Negotiation is at the heart of a business. Winning customers, building partnerships, and securing vendors are all negotiation processes. The skills required to negotiate successfully are complex: inter-personal communication, sales skills, a bit of analytical psychology, assertiveness, and conflict resolution. In short, for a company to do well, the lead negotiator must like people and know how to deal with many different types of people.
Social entrepreneurship is an approach by start-up companies and entrepreneurs, in which they develop, fund and implement solutions to social, cultural, or environmental issues. The Camp in Aix has made social entrepreneurship a key part of their program. My students and I worked with Enactus, the international non-profit group which helps develop SE projects world-wide.
Auguste Rodin was an obsessive genius, horrid toward his family and other people. This type of personality has been evident throughout history. Silicon Valley high tech jerks have also been around for decades. The “bad” Steve Jobs is only one of many examples. A more recent example would Uber’s Travis Kalanick, whose behavior arguable has severely damaged Uber’s business and its IPO. The conundrum we face with these people is that once they are in place it can be very difficult to remove them.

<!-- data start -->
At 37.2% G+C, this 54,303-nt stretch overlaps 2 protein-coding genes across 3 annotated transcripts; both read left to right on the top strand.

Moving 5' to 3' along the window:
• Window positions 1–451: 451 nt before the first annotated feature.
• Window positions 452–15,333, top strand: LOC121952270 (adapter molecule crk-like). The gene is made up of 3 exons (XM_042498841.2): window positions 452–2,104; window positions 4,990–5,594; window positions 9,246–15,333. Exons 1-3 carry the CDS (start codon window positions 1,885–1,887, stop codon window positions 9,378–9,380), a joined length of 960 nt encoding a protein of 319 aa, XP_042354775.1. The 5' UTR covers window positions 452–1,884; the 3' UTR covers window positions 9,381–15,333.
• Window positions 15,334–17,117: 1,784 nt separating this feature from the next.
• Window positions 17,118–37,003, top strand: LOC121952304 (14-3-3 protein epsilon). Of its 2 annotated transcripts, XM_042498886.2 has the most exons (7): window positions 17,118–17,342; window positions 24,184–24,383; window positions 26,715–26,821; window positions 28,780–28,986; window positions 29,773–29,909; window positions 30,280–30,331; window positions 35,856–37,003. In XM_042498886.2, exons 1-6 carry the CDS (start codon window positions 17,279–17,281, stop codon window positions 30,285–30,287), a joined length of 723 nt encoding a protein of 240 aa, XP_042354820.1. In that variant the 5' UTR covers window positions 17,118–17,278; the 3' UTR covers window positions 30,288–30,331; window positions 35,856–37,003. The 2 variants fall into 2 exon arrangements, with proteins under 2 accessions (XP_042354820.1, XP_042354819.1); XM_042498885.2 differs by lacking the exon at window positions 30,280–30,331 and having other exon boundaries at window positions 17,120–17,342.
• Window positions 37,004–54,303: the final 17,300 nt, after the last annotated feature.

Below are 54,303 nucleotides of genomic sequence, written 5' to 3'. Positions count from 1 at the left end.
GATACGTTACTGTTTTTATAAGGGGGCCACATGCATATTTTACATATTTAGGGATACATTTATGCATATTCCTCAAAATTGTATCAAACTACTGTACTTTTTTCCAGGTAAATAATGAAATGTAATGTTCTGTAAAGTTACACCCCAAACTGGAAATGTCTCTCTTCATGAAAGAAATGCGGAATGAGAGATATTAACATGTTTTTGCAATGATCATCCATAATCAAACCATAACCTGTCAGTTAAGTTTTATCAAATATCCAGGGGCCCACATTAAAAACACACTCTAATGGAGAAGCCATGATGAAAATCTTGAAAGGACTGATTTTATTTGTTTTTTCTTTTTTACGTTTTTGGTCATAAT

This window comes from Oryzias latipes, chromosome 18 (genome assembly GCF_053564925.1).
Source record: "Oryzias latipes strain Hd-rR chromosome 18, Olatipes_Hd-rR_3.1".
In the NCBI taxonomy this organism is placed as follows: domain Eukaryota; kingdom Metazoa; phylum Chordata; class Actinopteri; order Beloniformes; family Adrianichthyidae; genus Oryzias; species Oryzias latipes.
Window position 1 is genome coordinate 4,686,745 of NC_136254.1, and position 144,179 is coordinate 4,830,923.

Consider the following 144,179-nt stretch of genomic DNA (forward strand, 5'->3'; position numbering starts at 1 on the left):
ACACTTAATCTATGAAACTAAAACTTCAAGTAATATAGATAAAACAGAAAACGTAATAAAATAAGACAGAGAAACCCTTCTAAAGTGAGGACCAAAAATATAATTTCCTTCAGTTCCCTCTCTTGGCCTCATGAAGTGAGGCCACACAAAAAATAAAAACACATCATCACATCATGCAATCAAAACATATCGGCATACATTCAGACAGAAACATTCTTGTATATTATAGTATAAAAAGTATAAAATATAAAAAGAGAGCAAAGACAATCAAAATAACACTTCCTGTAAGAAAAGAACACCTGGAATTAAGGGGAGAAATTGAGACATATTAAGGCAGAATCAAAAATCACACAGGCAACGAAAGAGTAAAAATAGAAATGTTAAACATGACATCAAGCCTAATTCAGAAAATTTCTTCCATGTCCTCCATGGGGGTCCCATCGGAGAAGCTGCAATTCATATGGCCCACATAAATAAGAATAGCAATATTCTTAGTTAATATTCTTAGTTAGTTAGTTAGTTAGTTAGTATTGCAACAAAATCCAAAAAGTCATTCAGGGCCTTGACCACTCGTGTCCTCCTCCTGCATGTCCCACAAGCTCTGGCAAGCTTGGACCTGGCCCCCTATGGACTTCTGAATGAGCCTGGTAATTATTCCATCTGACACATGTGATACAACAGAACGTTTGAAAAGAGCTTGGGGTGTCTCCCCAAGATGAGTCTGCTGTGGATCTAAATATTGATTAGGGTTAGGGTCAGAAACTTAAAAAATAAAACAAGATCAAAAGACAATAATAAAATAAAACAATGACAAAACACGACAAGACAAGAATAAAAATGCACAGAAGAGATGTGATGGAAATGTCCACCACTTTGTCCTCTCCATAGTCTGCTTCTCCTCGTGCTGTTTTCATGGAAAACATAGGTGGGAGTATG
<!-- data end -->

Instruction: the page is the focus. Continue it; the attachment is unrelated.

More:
Now that I have a large number of weekly viewers, and subscribers, I want to use this update video to again offer a bit more about myself, and to give you advance notice of my plans for delivering more online streaming and live video content in the next few months. I am specifically looking for your feedback comments to assist me in making those plans most effective.
This week I want to discuss the importance of strategic focus, while still being open to possible opportunities, sometimes called corporate “nimbleness,” which may seem like a contradiction. I am a strong believer in strategic focus, however I have also personally experienced a case where an “openness” to opportunity transformed the enterprise from a pedestrian company into a Silicon Valley legend. Ascend Communications was “focused” on ISDN based video conferencing with a modest and profitable OEM agreement with AT&T. However, AT&T came to Ascend and asked if it could solve a much bigger problem…